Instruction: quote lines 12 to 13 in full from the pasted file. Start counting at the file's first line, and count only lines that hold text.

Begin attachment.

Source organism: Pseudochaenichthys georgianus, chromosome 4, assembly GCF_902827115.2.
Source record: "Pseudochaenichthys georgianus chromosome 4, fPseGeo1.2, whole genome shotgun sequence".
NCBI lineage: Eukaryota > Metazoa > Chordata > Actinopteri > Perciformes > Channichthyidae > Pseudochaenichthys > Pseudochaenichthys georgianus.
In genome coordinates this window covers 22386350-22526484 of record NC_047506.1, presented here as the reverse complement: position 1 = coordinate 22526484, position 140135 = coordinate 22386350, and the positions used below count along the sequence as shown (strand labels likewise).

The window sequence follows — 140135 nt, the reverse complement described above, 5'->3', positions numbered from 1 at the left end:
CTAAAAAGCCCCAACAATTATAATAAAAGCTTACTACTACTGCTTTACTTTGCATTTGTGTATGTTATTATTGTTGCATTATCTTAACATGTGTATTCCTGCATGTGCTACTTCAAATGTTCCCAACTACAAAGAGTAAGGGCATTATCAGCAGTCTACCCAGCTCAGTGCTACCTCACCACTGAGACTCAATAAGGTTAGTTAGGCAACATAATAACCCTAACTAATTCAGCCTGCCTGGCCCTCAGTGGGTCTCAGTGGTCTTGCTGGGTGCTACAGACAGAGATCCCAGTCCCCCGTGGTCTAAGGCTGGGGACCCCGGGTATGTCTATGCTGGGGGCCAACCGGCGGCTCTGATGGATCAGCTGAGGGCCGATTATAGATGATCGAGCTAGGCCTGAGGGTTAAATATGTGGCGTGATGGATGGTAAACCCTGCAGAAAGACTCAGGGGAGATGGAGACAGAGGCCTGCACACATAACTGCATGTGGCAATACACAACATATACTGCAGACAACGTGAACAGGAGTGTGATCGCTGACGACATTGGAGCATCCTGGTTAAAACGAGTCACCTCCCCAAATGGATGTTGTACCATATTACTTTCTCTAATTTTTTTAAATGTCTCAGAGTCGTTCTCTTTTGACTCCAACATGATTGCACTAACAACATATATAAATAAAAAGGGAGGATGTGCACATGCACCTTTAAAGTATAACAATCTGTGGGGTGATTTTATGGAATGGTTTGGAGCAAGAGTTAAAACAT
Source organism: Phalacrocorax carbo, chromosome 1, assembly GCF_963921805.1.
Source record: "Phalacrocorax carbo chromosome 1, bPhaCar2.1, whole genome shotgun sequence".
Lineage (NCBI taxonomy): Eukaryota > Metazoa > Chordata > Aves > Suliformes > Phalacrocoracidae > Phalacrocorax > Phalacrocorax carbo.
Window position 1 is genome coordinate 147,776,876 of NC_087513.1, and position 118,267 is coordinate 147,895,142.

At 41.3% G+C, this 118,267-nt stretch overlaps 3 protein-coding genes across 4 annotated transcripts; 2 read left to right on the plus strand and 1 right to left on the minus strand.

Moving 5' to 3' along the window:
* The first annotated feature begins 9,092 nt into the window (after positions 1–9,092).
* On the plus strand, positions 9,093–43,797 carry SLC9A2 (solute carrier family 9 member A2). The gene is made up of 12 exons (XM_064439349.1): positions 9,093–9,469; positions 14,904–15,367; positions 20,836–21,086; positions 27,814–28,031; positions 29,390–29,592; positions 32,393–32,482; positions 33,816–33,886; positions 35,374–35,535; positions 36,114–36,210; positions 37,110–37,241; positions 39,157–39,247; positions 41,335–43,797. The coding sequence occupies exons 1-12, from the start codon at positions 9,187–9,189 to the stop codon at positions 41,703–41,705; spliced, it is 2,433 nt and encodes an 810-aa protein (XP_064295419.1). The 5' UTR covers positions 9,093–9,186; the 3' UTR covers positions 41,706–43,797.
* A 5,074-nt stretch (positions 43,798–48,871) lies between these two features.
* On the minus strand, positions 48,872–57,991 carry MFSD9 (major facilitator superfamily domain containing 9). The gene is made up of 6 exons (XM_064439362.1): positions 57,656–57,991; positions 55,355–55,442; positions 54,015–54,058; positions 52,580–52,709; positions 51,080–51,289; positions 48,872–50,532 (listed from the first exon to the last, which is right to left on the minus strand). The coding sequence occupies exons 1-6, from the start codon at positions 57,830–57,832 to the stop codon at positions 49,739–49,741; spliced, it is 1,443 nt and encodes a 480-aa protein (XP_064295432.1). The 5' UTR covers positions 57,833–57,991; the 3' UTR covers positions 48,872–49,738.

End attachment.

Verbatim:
Moving 5' to 3' along the window:
* The first annotated feature begins 9,092 nt into the window (after positions 1–9,092).